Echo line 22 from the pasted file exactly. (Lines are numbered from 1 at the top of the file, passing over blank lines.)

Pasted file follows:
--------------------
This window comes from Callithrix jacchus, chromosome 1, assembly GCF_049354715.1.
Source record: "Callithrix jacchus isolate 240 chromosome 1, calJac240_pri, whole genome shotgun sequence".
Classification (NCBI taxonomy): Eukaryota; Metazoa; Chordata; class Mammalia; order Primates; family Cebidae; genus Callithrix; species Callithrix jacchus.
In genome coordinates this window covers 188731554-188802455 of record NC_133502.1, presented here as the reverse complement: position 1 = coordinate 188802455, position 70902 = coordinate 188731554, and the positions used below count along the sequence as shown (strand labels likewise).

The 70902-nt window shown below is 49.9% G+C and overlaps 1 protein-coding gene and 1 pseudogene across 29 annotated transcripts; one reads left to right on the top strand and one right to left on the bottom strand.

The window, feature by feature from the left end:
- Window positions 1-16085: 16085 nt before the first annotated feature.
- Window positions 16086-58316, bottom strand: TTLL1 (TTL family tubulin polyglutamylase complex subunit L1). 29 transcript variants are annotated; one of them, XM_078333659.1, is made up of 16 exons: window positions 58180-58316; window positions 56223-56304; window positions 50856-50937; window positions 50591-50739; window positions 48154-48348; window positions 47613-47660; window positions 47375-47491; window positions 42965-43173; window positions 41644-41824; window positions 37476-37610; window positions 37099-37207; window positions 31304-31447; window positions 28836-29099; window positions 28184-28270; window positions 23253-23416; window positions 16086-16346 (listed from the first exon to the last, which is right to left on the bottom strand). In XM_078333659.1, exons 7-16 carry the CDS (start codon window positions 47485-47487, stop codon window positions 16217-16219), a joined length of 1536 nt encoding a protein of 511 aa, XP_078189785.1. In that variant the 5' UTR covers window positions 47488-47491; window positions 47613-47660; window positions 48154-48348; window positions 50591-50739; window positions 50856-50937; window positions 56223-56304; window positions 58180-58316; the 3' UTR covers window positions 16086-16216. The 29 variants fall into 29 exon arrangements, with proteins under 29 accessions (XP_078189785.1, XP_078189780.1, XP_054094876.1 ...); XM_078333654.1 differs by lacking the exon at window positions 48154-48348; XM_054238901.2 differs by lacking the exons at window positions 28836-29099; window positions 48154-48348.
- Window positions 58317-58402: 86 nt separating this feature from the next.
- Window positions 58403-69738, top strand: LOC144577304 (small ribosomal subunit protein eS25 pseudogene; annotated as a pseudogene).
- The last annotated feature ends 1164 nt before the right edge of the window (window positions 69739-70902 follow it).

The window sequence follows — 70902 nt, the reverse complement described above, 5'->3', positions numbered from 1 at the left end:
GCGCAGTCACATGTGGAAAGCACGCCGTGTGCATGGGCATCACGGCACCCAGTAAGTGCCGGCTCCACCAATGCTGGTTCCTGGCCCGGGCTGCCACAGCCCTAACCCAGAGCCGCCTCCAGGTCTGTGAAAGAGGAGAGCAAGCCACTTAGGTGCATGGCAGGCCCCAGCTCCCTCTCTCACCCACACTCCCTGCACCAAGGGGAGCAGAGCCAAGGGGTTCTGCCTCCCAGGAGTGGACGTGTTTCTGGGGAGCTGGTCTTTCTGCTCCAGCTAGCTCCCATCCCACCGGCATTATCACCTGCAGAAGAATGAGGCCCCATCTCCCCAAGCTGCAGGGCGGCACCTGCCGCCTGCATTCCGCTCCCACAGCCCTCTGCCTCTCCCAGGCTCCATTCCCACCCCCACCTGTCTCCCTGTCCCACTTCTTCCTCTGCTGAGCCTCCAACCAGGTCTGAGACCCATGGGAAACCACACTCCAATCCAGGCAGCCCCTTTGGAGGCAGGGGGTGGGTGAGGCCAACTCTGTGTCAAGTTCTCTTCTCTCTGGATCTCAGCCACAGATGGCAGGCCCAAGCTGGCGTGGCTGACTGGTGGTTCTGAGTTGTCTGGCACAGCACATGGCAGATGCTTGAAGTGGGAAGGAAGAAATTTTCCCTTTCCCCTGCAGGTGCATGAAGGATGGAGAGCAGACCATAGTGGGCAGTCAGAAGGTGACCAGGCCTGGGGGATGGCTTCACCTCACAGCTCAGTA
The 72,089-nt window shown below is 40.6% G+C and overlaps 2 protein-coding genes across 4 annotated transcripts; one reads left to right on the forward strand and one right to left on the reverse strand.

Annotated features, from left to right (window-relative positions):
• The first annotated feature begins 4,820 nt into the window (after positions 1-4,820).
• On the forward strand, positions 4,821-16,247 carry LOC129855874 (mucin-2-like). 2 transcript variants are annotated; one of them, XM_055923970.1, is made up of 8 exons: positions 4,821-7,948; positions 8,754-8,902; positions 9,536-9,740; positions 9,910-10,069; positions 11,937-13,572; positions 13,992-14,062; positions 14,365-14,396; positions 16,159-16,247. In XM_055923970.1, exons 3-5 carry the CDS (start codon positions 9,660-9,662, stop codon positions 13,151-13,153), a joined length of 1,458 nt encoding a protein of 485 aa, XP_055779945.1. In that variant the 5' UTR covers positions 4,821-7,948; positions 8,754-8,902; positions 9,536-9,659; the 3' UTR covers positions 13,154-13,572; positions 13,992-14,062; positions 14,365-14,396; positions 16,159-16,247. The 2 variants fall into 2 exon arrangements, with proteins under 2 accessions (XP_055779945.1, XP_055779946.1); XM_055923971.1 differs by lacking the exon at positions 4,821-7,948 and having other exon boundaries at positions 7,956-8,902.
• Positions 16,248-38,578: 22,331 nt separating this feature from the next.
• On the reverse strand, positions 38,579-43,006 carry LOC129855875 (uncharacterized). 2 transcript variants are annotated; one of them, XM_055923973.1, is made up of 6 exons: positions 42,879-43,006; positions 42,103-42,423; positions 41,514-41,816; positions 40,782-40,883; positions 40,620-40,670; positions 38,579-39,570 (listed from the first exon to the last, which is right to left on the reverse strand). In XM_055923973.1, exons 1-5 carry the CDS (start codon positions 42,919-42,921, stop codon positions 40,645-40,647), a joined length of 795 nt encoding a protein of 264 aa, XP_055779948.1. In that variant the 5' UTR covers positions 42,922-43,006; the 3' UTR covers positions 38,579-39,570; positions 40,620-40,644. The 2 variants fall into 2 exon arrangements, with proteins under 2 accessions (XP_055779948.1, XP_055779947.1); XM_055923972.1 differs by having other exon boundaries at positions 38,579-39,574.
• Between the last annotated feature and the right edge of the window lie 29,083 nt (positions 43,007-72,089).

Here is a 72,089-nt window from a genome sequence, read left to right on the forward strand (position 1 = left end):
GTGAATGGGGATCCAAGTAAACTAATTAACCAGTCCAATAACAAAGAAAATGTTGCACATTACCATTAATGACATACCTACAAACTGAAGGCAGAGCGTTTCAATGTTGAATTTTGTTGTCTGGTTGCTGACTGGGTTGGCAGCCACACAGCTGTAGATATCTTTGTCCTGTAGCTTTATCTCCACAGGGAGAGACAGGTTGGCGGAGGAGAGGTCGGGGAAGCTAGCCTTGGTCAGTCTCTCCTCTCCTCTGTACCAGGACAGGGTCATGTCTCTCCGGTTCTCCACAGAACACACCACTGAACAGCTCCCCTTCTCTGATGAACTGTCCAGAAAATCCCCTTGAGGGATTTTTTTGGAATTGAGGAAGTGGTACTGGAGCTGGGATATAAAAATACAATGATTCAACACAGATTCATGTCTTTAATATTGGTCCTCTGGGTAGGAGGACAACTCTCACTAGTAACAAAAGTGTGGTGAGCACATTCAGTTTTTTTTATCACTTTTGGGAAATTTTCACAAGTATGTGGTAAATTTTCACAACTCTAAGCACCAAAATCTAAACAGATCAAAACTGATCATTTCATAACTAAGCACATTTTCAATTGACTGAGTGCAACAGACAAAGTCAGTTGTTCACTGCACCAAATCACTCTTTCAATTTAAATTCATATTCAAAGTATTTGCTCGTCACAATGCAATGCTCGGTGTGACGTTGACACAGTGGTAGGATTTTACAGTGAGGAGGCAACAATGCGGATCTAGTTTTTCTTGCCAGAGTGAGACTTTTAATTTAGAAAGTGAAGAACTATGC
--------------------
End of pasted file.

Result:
GTGAATGGGGATCCAAGTAAACTAATTAACCAGTCCAATAACAAAGAAAATGTTGCACATTACCATTAATGACATACCTACAAACTGAAGGCAGAGCGTTTCAATGTTGAATTTTGTTGTCTGGTTGCTGACTGGGTTGGCAGCCACACAGCTGTAGATATCTTTGTCCTGTAGCTTTATCTCCACAGGGAGAGACAGGTTGGCGGAGGAGAGGTCGGGGAAGCTAGCCTTGGTCAGTCTCTCCTCTCCTCTGTACCAGGACAGGGTCATGTCTCTCCGGTTCTCCACAGAACACACCACTGAACAGCTCCCCTTCTCTGATGAACTGTCCAGAAAATCCCCTTGAGGGATTTTTTTGGAATTGAGGAAGTGGTACTGGAGCTGGGATATAAAAATACAATGATTCAACACAGATTCATGTCTTTAATATTGGTCCTCTGGGTAGGAGGACAACTCTCACTAGTAACAAAAGTGTGGTGAGCACATTCAGTTTTTTTTATCACTTTTGGGAAATTTTCACAAGTATGTGGTAAATTTTCACAACTCTAAGCACCAAAATCTAAACAGATCAAAACTGATCATTTCATAACTAAGCACATTTTCAATTGACTGAGTGCAACAGACAAAGTCAGTTGTTCACTGCACCAAATCACTCTTTCAATTTAAATTCATATTCAAAGTATTTGCTCGTCACAATGCAATGCTCGGTGTGACGTTGACACAGTGGTAGGATTTTACAGTGAGGAGGCAACAATGCGGATCTAGTTTTTCTTGCCAGAGTGAGACTTTTAATTTAGAAAGTGAAGAACTATGC